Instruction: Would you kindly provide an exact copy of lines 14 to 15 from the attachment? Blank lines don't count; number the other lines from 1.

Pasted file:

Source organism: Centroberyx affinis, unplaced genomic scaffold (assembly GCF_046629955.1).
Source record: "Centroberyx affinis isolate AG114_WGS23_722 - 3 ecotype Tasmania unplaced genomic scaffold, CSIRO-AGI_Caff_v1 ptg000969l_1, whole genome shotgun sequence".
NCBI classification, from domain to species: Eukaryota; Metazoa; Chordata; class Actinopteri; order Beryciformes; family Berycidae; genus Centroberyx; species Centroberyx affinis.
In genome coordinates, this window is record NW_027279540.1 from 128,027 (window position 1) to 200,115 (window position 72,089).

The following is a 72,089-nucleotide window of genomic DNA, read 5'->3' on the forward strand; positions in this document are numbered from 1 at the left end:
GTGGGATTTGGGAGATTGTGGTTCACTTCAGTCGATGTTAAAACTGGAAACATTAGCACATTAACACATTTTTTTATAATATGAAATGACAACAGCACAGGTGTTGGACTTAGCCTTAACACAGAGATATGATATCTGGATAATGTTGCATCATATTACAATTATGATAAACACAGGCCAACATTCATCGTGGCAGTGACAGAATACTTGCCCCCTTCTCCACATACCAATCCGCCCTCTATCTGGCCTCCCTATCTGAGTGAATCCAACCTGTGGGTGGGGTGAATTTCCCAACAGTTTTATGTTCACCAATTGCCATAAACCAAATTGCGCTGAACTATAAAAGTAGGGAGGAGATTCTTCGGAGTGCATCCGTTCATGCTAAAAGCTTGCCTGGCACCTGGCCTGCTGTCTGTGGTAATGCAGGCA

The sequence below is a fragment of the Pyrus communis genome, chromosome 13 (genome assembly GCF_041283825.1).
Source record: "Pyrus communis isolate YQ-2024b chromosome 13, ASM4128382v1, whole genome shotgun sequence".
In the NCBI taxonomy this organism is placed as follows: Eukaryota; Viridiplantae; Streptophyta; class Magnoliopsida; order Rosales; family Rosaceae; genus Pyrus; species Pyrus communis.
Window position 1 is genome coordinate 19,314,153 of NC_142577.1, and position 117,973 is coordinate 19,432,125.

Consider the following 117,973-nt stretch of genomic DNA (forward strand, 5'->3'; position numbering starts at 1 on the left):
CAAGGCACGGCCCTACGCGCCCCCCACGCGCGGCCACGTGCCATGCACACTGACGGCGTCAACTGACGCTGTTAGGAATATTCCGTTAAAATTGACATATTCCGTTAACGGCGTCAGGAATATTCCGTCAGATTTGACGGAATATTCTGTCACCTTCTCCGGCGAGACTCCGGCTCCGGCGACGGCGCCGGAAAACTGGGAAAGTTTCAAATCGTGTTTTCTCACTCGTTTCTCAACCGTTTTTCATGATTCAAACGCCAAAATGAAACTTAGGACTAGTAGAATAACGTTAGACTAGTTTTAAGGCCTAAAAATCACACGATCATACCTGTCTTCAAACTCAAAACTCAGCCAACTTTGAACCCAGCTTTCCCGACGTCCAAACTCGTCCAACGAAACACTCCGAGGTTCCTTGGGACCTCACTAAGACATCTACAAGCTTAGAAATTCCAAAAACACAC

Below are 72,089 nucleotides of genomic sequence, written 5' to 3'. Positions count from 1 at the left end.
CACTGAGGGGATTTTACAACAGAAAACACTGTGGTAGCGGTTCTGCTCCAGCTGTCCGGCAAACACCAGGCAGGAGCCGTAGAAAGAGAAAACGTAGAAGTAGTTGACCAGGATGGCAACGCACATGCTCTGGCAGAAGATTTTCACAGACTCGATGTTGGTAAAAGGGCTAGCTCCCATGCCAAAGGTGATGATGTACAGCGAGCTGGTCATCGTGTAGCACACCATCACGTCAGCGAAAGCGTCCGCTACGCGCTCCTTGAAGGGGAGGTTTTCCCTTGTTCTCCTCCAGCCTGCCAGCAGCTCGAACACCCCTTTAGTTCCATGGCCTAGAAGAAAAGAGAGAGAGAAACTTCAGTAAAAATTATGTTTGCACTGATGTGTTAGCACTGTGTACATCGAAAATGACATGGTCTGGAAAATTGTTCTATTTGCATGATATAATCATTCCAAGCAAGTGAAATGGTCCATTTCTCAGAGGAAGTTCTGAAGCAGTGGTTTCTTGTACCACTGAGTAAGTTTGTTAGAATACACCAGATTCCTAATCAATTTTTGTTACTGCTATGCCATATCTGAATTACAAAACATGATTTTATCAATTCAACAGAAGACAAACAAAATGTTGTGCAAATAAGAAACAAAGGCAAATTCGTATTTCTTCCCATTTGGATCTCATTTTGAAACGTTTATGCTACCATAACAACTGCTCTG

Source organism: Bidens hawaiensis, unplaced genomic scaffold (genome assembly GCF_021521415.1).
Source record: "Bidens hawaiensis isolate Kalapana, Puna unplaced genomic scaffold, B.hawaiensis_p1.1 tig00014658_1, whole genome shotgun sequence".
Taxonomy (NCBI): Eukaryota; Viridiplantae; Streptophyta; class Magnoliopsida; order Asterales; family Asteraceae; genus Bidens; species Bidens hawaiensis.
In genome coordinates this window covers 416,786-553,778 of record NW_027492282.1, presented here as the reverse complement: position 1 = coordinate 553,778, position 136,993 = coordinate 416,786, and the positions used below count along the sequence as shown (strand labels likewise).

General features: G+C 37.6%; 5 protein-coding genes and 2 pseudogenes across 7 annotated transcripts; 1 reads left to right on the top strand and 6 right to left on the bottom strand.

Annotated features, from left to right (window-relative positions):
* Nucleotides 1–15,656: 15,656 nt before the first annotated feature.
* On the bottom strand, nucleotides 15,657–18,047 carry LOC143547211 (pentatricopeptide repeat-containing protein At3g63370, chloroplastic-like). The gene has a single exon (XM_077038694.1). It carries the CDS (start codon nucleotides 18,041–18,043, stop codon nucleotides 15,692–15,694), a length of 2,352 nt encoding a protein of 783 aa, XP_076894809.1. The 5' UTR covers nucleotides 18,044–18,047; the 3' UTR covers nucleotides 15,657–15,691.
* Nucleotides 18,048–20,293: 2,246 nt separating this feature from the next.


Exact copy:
CACTGAGGGGATTTTACAACAGAAAACACTGTGGTAGCGGTTCTGCTCCAGCTGTCCGGCAAACACCAGGCAGGAGCCGTAGAAAGAGAAAACGTAGAAGTAGTTGACCAGGATGGCAACGCACATGCTCTGGCAGAAGATTTTCACAGACTCGATGTTGGTAAAAGGGCTAGCTCCCATGCCAAAGGTGATGATGTACAGCGAGCTGGTCATCGTGTAGCACACCATCACGTCAGCGAAAGCGTCCGCTACGCGCTCCTTGAAGGGGAGGTTTTCCCTTGTTCTCCTCCAGCCTGCCAGCAGCTCGAACACCCCTTTAGTTCCATGGCCTAGAAGAAAAGAGAGAGAGAAACTTCAGTAAAAATTATGTTTGCACTGATGTGTTAGCACTGTGTACATCGAAAATGACATGGTCTGGAAAATTGTTCTATTTGCATGATATAATCATTCCAAGCAAGTGAAATGGTCCATTTCTCAGAGGAAGTTCTGAAGCAGTGGTTTCTTGTACCACTGAGTAAGTTTGTTAGAATACACCAGATTCCTAATCAATTTTTGTTACTGCTATGCCATATCTGAATTACAAAACATGATTTTATCAATTCAACAGAAGACAAACAAAATGTTGTGCAAATAAGAAACAAAGGCAAATTCGTATTTCTTCCCATTTGGATCTCATTTTGAAACGTTTATGCTACCATAACAACTGCTCTG

Source organism: Bidens hawaiensis, unplaced genomic scaffold (genome assembly GCF_021521415.1).